Throughout the evening he would jump to his feet and take centre stage and reenact high and low points from his stage career. He would pace up and down the stage and entertain the audience with behind the scenes stories from the shooting of The Godfather and Scarface, but mainly what came through was his unbridled passion for being on the stage and performing for a live audience–only in this extremely rare instance Pacino was not playing a character he created but rather just being himself, the actor giving us a glimpse of the personality many of us have wondered about over the years when watching his myriad of diverse characterizations on the big screen. He would really light up and become even more physically animated when describing his love of reading and performing Shakespeare on stage and on film (he is currently nominated for a Tony Award for his performance in The Merchant of Venice on stage).

While he was there as a moderator, Richard Brown barely inserted himself into the conversation at all. Pacino was absorbing and feeding off the energy and enthusiasm of the audience and would pause for input from Brown only here and there. Clearly the evening had a structure starting out, but that structure fell away in favor on an unrehearsed, spontaneous series of moments. During one such moment Pacino let it out of the bag that one of the future projects he is working on now is playing legendary music producer and now convicted murderer Phil Spector in a film being written by Pacino’s friend David Mamet. Pacino discussed with us his new film as actor and director called Wilde’s Salome, a movie about a filmmaker making a film of Oscar Wilde’s eccentric play Salome (which will debut at the next Venice Film Festival)–he then asked his crew if they had some footage of the film available–moments later we were treated to a three minute assembly of footage from the fascinating looking film.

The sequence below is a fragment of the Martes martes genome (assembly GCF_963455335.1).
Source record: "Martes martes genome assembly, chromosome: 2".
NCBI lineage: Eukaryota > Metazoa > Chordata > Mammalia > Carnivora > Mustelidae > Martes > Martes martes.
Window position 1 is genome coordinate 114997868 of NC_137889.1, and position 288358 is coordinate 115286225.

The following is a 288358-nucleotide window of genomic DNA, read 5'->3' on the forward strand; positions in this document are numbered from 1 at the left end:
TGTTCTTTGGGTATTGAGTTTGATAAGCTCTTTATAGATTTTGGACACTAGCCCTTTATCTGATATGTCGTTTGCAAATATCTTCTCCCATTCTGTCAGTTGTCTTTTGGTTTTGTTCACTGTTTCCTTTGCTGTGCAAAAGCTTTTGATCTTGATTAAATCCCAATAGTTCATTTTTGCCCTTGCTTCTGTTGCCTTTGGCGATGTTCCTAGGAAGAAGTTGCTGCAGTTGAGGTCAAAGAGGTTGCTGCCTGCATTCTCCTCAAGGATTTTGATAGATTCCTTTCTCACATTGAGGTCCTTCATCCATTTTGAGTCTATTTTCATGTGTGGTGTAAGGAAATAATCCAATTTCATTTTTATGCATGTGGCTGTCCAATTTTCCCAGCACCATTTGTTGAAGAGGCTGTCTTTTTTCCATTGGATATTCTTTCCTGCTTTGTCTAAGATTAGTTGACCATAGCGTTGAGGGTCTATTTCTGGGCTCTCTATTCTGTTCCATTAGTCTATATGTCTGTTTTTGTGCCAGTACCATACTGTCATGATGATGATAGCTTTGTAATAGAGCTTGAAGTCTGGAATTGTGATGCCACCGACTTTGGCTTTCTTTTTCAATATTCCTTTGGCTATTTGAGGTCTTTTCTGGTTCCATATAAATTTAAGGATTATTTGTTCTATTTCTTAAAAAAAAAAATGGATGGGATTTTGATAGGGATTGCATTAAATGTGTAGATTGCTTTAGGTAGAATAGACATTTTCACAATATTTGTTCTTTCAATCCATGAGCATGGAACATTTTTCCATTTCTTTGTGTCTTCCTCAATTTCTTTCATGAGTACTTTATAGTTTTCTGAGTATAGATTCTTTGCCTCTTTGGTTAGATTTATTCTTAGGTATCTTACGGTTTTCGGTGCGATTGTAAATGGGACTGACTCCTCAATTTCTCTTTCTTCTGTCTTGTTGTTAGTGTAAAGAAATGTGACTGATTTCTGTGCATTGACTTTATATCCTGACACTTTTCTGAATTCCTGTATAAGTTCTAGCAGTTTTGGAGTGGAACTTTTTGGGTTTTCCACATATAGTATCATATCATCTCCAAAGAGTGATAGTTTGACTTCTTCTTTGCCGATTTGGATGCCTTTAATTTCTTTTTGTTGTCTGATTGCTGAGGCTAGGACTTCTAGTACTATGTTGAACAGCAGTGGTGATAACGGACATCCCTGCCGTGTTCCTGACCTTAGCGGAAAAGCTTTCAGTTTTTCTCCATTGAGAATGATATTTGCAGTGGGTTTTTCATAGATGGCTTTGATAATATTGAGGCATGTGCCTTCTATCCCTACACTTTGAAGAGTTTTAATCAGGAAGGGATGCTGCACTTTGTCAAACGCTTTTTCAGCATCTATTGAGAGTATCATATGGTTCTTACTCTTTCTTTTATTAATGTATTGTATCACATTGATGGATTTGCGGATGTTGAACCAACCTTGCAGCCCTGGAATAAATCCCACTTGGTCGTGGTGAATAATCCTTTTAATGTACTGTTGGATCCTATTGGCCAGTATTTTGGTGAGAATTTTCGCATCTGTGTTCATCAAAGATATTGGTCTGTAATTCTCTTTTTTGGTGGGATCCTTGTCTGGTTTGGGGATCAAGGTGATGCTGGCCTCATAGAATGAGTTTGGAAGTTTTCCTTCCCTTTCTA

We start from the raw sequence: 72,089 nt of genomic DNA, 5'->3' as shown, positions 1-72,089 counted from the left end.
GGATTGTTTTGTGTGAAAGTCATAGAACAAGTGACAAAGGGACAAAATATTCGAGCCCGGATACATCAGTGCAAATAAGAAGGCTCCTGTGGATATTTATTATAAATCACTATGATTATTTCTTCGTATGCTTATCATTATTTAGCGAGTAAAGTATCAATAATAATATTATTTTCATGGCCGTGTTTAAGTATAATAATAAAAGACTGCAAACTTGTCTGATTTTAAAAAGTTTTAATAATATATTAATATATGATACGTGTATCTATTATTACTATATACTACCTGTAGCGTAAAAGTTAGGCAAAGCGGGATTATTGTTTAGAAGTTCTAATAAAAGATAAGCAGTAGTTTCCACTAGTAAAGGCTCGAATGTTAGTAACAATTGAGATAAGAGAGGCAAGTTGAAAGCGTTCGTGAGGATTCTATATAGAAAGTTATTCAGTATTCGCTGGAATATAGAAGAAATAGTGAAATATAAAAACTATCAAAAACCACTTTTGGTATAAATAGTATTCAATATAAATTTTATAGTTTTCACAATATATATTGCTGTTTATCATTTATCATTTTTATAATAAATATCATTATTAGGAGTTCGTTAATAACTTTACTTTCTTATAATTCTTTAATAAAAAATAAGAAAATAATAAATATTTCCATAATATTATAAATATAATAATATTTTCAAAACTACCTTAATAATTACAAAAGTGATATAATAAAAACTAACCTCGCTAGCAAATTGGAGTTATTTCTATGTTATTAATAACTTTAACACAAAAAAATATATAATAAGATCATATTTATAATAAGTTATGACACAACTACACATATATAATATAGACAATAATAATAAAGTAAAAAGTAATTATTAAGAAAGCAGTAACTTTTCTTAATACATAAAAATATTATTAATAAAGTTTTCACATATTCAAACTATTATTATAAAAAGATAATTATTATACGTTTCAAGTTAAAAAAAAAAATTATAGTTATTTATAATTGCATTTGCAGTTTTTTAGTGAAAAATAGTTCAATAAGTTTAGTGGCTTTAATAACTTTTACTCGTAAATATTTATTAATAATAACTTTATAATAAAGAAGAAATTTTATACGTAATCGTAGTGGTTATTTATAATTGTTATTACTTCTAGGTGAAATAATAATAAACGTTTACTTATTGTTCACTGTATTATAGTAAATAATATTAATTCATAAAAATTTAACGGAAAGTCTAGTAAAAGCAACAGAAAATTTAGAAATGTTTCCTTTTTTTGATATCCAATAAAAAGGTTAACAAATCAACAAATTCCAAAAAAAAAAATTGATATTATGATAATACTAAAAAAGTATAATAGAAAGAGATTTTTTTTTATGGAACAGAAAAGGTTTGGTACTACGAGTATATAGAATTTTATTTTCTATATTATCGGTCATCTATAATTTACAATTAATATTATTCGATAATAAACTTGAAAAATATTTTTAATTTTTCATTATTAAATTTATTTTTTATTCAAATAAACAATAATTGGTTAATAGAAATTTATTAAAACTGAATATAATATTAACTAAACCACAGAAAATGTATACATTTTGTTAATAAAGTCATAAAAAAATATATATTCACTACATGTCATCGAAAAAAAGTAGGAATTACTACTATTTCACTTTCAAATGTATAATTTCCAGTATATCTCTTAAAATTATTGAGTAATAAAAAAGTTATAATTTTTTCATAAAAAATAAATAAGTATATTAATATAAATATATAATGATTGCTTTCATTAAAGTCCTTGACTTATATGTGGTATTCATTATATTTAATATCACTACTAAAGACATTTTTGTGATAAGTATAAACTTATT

The evening ended on a thrilling dramatic note when Richard Brown left the stage, the lights dimmed and Al Pacino stood centre stage and treated us all to a dramatic reading, a monologue from the Eugene O’Neill play The Iceman Cometh. He explained that it was a speech he loved and one he would often use when auditioning for parts as a young actor. This summed up a magically surreal evening–here was a globally famous movie star who is a rare example of an American movie icon who returned to the stage regularly throughout his movie career to do Shakespeare standing on the stage of a theatre in Niagara Falls, –a stage that was surrounded by slot machines and gaming tables and fast outlets across the street from one of the grandest of the Seven Wonders of the World. It took me back to a time when I was a kid and, because I was tall, was able to sneak into a double feature at a second run theatre in showing Serpico and Dog Day Afternoon–I wondered who that guy really was I was watching on screen–and on this June evening in Niagara Falls, I got to see a bit of the real Al Pacino.

About The Author

Christopher Heard
Senior Writer

Christopher Heard built his career out of a lifetime love of movie history and culture. His first screenplay was optioned at 21, he wrote a twice weekly movie column in a local newspaper that lead to a long, Gemini Award winning stint on the CBC show On The Arts and the creation and co-hosting role on Reel to Real for nine years. Since then Christopher has written books on a number of filmmakers, including Johnny Depp.